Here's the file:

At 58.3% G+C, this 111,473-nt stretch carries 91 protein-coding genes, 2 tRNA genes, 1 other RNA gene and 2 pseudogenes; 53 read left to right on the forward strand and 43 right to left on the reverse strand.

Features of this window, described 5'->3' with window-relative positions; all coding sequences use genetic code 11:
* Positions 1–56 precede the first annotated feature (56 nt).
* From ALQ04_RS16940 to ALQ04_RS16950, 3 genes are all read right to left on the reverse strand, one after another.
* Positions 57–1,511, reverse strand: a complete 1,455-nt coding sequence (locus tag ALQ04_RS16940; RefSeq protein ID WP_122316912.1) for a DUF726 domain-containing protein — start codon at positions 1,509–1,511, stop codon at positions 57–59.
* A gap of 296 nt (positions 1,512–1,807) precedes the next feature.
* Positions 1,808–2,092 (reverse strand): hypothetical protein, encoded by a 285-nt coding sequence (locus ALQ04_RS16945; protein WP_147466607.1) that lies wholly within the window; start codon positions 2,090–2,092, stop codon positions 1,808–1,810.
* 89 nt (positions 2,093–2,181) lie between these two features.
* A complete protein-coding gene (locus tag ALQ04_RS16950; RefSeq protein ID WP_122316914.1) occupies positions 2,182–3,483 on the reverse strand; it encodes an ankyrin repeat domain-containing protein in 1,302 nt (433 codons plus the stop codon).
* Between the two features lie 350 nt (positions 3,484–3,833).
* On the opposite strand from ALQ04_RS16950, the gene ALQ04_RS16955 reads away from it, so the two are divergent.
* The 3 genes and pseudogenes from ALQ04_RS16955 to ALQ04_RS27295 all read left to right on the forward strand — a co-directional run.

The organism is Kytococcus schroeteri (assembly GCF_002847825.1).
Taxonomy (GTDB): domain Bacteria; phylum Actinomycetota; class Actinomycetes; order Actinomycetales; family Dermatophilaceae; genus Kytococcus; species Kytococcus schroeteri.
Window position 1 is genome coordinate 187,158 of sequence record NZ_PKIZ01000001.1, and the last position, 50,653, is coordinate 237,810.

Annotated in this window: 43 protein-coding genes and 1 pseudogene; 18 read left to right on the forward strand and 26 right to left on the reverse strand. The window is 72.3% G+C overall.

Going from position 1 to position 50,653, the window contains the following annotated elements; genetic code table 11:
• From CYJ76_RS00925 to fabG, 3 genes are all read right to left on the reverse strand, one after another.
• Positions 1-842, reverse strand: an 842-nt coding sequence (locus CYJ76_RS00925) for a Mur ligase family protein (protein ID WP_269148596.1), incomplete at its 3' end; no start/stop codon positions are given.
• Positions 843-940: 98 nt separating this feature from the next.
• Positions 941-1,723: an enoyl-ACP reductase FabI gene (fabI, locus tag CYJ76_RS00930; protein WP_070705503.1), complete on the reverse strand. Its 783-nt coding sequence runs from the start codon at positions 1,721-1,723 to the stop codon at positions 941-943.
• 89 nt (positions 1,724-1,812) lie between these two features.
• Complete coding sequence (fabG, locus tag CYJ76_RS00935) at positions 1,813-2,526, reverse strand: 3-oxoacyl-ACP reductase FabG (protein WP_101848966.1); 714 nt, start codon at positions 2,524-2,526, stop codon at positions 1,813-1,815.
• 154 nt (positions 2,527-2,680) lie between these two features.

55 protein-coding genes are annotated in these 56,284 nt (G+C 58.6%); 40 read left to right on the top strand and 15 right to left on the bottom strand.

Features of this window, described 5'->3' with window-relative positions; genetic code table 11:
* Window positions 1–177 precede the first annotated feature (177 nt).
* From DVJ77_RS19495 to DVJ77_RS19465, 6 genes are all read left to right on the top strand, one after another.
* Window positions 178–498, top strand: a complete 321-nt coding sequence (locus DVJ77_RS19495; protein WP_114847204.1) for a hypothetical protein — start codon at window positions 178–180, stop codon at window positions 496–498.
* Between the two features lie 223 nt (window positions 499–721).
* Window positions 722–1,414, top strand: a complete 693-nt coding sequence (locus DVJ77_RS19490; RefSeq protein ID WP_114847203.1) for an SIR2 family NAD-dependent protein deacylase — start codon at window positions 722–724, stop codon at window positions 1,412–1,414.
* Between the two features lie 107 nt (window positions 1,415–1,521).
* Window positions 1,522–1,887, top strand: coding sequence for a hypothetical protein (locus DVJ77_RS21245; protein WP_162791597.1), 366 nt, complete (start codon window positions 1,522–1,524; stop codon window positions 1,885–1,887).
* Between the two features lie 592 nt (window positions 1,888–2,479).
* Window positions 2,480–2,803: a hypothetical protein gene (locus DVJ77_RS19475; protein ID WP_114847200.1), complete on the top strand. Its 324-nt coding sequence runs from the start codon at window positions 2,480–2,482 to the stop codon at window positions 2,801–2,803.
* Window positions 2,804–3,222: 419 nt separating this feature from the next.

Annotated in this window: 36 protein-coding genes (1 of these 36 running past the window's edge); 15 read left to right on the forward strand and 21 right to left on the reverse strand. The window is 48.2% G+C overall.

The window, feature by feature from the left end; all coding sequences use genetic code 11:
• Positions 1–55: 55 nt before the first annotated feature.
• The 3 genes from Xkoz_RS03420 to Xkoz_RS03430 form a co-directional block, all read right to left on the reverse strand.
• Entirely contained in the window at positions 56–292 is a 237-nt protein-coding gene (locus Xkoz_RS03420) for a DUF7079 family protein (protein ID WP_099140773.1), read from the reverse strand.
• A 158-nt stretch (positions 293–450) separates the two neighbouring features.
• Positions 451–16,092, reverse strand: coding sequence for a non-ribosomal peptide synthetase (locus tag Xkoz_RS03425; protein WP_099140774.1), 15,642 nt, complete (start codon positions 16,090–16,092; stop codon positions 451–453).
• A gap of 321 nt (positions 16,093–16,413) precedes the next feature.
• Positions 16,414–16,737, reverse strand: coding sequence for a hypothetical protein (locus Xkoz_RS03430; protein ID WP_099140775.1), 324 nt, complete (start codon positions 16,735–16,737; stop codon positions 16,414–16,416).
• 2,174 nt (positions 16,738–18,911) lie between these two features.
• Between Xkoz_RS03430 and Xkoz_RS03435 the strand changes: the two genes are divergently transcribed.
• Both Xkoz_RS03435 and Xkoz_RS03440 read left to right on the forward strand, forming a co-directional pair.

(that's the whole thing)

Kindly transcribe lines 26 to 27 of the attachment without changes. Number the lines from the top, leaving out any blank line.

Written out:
Features of this window, described 5'->3' with window-relative positions; genetic code table 11:
* Window positions 1–177 precede the first annotated feature (177 nt).